Trouble Functioning

Perhaps one of the biggest symptoms that are seen in children who have disruptive mood dysregulation disorder is that they have trouble functioning in everyday life. They may have trouble at school. They could also have trouble with their home life and daily activities. When a child shows trouble functioning ‘normally’, along with having those angry outbursts and irritability throughout the day, these are often the clear signs that he or she could have disruptive mood dysregulation disorder.

DMDD Diagnosis and Treatment

How is DMDD diagnosed? This is something that you, as the parent, will have to talk with your doctor about. You have to showcase that there is a problem and perhaps talk to a mental health professional. If the symptoms have been present for over a year or more, and the child fits the pattern of those with disruptive mood dysregulation disorder, then a mental health professional will often state that Disruptive Mood Dysregulation Disorder is the issue. Keep in mind this is a fairly new diagnosis on the market, thus many health professionals may not be entirely comfortable in making this diagnosis just yet! There is no harm in getting a second opinion if you feel it is necessary.

How is disruptive mood dysregulation disorder treated today? Since this is such a new type of disorder, treatments that are used are often those that they have used for similar disorders in the past that affect the mood. The two main types of treatments being used are medications and psychological treatments.

The three main categories of medications being used include stimulants which have been shown to decrease irritability, along with antidepressants that can help with children who simply feel lost and alone, along with an atypical antipsychotic. These are used when the child is having violent angry outbursts that may be a danger to themselves or those who are around them.

Psychologically, there are several treatment options for disruptive mood dysregulation disorder (DMDD) to choose from, but doctors today are focusing on the top three listed below:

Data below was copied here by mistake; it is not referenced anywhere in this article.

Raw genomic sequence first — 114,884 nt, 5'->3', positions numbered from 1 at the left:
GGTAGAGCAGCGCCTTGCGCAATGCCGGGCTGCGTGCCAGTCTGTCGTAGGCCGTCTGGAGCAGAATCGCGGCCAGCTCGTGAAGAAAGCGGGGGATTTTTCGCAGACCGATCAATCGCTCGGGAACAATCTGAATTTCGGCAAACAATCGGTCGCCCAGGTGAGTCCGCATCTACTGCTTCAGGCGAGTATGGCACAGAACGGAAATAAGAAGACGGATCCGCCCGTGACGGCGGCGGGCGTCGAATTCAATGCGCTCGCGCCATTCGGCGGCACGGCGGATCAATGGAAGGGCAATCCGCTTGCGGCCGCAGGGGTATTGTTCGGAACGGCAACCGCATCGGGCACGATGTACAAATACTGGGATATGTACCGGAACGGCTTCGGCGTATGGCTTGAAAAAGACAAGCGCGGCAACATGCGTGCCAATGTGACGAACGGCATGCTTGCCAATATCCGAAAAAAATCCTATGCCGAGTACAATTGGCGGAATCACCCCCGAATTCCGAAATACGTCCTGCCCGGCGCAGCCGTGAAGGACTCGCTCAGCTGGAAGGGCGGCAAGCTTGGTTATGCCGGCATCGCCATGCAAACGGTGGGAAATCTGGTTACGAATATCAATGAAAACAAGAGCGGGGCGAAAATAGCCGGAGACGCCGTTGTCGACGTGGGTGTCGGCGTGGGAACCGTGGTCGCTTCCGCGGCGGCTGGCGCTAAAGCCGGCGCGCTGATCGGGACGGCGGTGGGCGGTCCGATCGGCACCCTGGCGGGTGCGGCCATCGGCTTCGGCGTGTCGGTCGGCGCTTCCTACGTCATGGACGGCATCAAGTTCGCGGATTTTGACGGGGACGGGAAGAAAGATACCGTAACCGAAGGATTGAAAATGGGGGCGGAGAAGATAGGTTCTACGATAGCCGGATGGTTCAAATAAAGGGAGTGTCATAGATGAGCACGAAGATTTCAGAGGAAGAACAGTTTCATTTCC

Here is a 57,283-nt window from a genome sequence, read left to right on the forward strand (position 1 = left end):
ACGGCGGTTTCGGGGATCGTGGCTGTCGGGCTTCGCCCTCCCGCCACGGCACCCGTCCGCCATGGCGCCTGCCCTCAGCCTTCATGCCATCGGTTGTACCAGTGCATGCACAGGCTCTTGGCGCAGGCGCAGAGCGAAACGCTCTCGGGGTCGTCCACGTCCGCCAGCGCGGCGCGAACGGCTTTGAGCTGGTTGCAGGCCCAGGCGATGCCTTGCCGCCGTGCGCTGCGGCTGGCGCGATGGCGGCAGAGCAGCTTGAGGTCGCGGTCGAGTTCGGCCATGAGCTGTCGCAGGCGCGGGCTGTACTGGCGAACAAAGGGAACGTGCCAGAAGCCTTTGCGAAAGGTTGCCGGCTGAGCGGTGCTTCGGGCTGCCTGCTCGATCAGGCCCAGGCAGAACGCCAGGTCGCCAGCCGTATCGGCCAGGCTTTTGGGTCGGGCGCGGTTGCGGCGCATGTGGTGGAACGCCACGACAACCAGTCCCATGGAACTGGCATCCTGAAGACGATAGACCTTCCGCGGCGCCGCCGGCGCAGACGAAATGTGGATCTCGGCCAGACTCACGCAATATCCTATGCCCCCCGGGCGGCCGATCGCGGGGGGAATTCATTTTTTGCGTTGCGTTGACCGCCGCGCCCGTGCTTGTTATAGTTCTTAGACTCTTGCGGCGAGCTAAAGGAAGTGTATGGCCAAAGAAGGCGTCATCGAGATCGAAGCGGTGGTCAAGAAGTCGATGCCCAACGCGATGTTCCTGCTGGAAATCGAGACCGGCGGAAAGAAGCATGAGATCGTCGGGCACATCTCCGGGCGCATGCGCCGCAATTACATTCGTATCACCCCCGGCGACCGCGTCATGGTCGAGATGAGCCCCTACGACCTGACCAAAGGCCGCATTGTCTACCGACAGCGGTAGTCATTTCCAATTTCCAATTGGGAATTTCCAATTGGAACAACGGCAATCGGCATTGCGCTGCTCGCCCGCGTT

1. Psychotherapy
  2. Parent Training
  3. Computer Based Training

It should be noted that psychological treatment is the first step to avoid putting children on those medications that are listed above. These medications have been studied for adults, but not young children. Hence, many doctors will want to try any other option first before they prescribe these treatment options for children.

With psychotherapy, children and teens with disruptive mood dysregulation disorder are taught how to deal with thoughts and emotions that cause them to feel angry, irritable or sad. It has been shown to be rather successful in people with mood disorders.

Parent training refers to helping parents with kids who have this disorder. They are taught what to do, what not to do, and the like. It also deals a great part with rewarding positive behavior in children as a means to help children not feel so angry and irritable. Parent training can also help children with attention-deficit hyperactivity disorders.

Computer-based training is a relatively new approach and not something that all doctors are on board with. The studies of those with disruptive mood dysregulation disorder show that many youths are prone to misperceiving the facial expressions of those who are around them. Instead of seeing them for how they are, they often interpret the person as being angry. This, in turn, makes the child lash out in anger even further. It is hoped that with this computer-based training, children can be trained to no longer see anger in everyone around them.

DMDD or Disruptive Mood Dysregulation Disorder is something that many children are dealing with, and when the children are affected, so are the parents, teachers, siblings and the entire family. While this disorder may be new, thanks to the similarities to bipolar disorder, spectrum disorder and disruptive behavior, doctors can treat it successfully. For parents who believe their child may have this disorder, it is important to get them the help that they need as soon as possible.

author avatar
Angel Rivera
I am a Bilingual (Spanish) Psychiatrist with a mixture of strong clinical skills including Emergency Psychiatry, Consultation Liaison, Forensic Psychiatry, Telepsychiatry and Geriatric Psychiatry training in treatment of the elderly. I have training in EMR records thus very comfortable in working with computers. I served the difficult to treat patients in challenging environments in outpatient and inpatient settings